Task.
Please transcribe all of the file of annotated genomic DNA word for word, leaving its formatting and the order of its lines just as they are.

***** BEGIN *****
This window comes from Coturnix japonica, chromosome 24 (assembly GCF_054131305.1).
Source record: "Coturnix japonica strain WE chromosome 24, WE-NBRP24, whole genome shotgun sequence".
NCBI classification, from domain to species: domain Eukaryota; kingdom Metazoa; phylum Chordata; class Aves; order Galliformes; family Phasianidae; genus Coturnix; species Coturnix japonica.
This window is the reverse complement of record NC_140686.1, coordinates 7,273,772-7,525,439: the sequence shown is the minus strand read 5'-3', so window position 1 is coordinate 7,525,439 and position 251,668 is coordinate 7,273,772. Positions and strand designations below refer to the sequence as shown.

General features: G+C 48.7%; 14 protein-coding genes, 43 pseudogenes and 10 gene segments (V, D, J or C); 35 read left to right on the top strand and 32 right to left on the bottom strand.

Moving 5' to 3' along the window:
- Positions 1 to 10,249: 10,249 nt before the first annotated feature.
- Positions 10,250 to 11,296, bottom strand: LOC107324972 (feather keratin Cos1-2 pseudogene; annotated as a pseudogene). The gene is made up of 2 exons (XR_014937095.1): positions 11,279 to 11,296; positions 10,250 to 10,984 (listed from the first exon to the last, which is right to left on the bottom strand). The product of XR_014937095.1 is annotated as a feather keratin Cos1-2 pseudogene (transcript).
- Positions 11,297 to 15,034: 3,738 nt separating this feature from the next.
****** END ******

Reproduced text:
This window comes from Coturnix japonica, chromosome 24 (assembly GCF_054131305.1).
Source record: "Coturnix japonica strain WE chromosome 24, WE-NBRP24, whole genome shotgun sequence".
NCBI classification, from domain to species: domain Eukaryota; kingdom Metazoa; phylum Chordata; class Aves; order Galliformes; family Phasianidae; genus Coturnix; species Coturnix japonica.
This window is the reverse complement of record NC_140686.1, coordinates 7,273,772-7,525,439: the sequence shown is the minus strand read 5'-3', so window position 1 is coordinate 7,525,439 and position 251,668 is coordinate 7,273,772. Positions and strand designations below refer to the sequence as shown.

General features: G+C 48.7%; 14 protein-coding genes, 43 pseudogenes and 10 gene segments (V, D, J or C); 35 read left to right on the top strand and 32 right to left on the bottom strand.

Moving 5' to 3' along the window:
- Positions 1 to 10,249: 10,249 nt before the first annotated feature.
- Positions 10,250 to 11,296, bottom strand: LOC107324972 (feather keratin Cos1-2 pseudogene; annotated as a pseudogene). The gene is made up of 2 exons (XR_014937095.1): positions 11,279 to 11,296; positions 10,250 to 10,984 (listed from the first exon to the last, which is right to left on the bottom strand). The product of XR_014937095.1 is annotated as a feather keratin Cos1-2 pseudogene (transcript).
- Positions 11,297 to 15,034: 3,738 nt separating this feature from the next.